Working with brands is one of the most mainstream ways to make an income through your blog, though – truth be told – it can be intimidating just to get started.
There’s so much to know: from how to find a contact in the company you want to work with, to how to craft the perfect pitch, to how to maneuver contracts and agreements, to how to implement your campaign and track the results.
A friend of mine has written a whole book on how to pitch and work with brands, but if you’re on the fence about whether or not working with brands is a good money-making strategy for your blog, here are 10 things you should know before you dive in.
If your first thought is “How much money can I make?” your focus is in the wrong place for this line of work. Focusing instead on how much value you can deliver to the brands you work with will translate to a higher quality service, which – in the long run – will result in you being able to command higher fees.
What brand would want to work with you? A company that feels their product would be well received by your readers. They’re basically paying you to advertise for them and promote their products, but in a way that’s more personal than an ad on TV or one they’d place through AdSense – that’s probably not news to you.
But here’s the key: The more successful you are at proving the value you can provide, the more your campaigns will be worth to your brand partners, and the more you’ll be able to charge in the future.
A coaching client of mine named Emily has a relatively small following. She gets around 800 page views per day and has just upwards of 700 subscribers. At first glance, you’d say, “that’s respectable, but you can’t work with brands with statistics like that.”
The fact is, the topic she writes about is urban homesteading – how to make your own basic household products, how to farm on a city lot, how to live as “off-grid” as possible while not having the luxury of living in the country. Emily’s audience is extremely engaged – they ask lots of questions and are looking to her as the source of information for something they’re excited about.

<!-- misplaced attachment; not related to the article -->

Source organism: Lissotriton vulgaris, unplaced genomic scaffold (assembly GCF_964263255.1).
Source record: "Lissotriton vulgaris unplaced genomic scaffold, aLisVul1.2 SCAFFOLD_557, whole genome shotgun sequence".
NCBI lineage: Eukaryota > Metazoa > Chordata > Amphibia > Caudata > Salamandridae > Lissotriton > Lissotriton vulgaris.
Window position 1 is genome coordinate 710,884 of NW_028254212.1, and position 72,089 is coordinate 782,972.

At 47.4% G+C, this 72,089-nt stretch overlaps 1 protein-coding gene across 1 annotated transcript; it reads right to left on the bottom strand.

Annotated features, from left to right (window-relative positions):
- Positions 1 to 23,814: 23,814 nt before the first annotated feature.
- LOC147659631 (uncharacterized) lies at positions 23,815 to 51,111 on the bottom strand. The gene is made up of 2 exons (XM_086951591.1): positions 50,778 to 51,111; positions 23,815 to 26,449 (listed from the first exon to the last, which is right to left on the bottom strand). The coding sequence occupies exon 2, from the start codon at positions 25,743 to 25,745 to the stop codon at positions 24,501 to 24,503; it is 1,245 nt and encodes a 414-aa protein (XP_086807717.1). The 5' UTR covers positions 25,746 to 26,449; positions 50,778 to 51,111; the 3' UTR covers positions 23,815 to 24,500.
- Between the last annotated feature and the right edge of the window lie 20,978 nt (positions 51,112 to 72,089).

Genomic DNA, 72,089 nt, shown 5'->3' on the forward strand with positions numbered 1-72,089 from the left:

…and as a result of starting her brand partnership program last October, Emily is predictably making about $650/month by working with brands, with plenty of room for growth in the future.
The moral of this story?
The narrower your target niche, the less impressive your statistics have to be to make a splash for a brand. (Tweet this!)
There’s a temptation to get all starry-eyed when you’re approached by a big-name brand like Kellogg’s or Procter & Gamble to promote their products. But there are tons of mid-sized companies – and even mom-and-pop operations! – that you can really make a difference for.
Taking “vanity projects” that aren’t actually a good fit for your readers doesn’t help anyone. Look for opportunities to find a brand that’s an ideal fit for your readers, regardless of the name recognition the company already has. You’ll find that you can work much closer with that company (you may even have access to the person who owns it!) and can be creative in the way you bring value for them and for your readers.
When you say or do something on your blog – or on other social media outlets – how likely are your readers to do something about it?
That’s called engagement.
You can measure engagement any number of ways – comments on your blog, comments on other social media outlets, repins when you pin something on Pinterest, shares when you post something to Facebook, retweets or replies on Twitter…even something as simple as clicks on a link you place on your blog.
When you’re putting together that media kit, if engagement is one of your strong points, play it up! Highlight not just the number of followers, but average number of comments if that’s where you shine, or maybe the great response to a giveaway you’ve done!
Smart brands “get” the value of high engagement on a blog. (Tweet this!)
That said, not all brands are educated enough to see the value of working with a blog with lower overall statistics, but higher engagement. If you feel strongly about the engagement on your blog, don’t be afraid to teach those brands a thing or two. 😉
Do you know what’s at the heart of what you bring to the table when you work with brands?
You’ve built your blog to be your readers’ go-to source for information or inspiration on a certain topic. Hopefully you’ve been intentional about building relationships with your readers. And just as you’re more likely to buy an outfit that a friend says “would look so good on you” than you would by just seeing it in a catalog, your readers trust your judgment and bring your suggestions when they’re ready to open their wallets.
That’s why companies will pay you the big bucks to promote their products – because you own space inside your readers’ hearts and minds.